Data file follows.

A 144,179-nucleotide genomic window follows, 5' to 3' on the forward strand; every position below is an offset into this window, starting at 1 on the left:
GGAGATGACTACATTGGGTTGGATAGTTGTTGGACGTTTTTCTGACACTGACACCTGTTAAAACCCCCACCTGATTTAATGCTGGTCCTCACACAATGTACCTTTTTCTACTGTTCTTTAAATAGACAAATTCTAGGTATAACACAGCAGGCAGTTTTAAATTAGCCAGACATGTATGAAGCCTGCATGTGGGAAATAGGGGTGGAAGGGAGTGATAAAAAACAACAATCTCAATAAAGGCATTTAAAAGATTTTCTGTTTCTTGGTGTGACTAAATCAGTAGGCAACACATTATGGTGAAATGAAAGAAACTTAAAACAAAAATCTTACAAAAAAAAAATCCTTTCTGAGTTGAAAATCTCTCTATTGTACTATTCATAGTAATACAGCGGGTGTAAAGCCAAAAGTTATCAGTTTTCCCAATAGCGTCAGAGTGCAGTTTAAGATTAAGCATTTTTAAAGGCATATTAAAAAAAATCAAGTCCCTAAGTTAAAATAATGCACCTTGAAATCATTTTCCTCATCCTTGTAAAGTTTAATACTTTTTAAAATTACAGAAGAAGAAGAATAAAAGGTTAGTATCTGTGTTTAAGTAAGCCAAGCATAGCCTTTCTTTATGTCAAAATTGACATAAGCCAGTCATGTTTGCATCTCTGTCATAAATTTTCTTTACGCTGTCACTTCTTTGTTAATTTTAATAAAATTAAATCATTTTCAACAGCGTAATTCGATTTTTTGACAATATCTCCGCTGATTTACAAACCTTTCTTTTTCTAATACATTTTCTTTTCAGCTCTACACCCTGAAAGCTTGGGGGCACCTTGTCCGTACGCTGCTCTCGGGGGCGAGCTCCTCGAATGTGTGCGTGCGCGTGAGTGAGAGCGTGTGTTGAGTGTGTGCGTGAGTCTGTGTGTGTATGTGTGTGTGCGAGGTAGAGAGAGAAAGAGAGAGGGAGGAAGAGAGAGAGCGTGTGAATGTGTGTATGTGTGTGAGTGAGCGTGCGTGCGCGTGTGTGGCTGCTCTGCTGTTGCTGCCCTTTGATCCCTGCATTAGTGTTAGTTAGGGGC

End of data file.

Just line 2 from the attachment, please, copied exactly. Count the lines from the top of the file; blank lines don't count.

GGAGATGACTACATTGGGTTGGATAGTTGTTGGACGTTTTTCTGACACTGACACCTGTTAAAACCCCCACCTGATTTAATGCTGGTCCTCACACAATGTACCTTTTTCTACTGTTCTTTAAATAGACAAATTCTAGGTATAACACAGCAGGCAGTTTTAAATTAGCCAGACATGTATGAAGCCTGCATGTGGGAAATAGGGGTGGAAGGGAGTGATAAAAAACAACAATCTCAATAAAGGCATTTAAAAGATTTTCTGTTTCTTGGTGTGACTAAATCAGTAGGCAACACATTATGGTGAAATGAAAGAAACTTAAAACAAAAATCTTACAAAAAAAAAATCCTTTCTGAGTTGAAAATCTCTCTATTGTACTATTCATAGTAATACAGCGGGTGTAAAGCCAAAAGTTATCAGTTTTCCCAATAGCGTCAGAGTGCAGTTTAAGATTAAGCATTTTTAAAGGCATATTAAAAAAAATCAAGTCCCTAAGTTAAAATAATGCACCTTGAAATCATTTTCCTCATCCTTGTAAAGTTTAATACTTTTTAAAATTACAGAAGAAGAAGAATAAAAGGTTAGTATCTGTGTTTAAGTAAGCCAAGCATAGCCTTTCTTTATGTCAAAATTGACATAAGCCAGTCATGTTTGCATCTCTGTCATAAATTTTCTTTACGCTGTCACTTCTTTGTTAATTTTAATAAAATTAAATCATTTTCAACAGCGTAATTCGATTTTTTGACAATATCTCCGCTGATTTACAAACCTTTCTTTTTCTAATACATTTTCTTTTCAGCTCTACACCCTGAAAGCTTGGGGGCACCTTGTCCGTACGCTGCTCTCGGGGGCGAGCTCCTCGAATGTGTGCGTGCGCGTGAGTGAGAGCGTGTGTTGAGTGTGTGCGTGAGTCTGTGTGTGTATGTGTGTGTGCGAGGTAGAGAGAGAAAGAGAGAGGGAGGAAGAGAGAGAGCGTGTGAATGTGTGTATGTGTGTGAGTGAGCGTGCGTGCGCGTGTGTGGCTGCTCTGCTGTTGCTGCCCTTTGATCCCTGCATTAGTGTTAGTTAGGGGC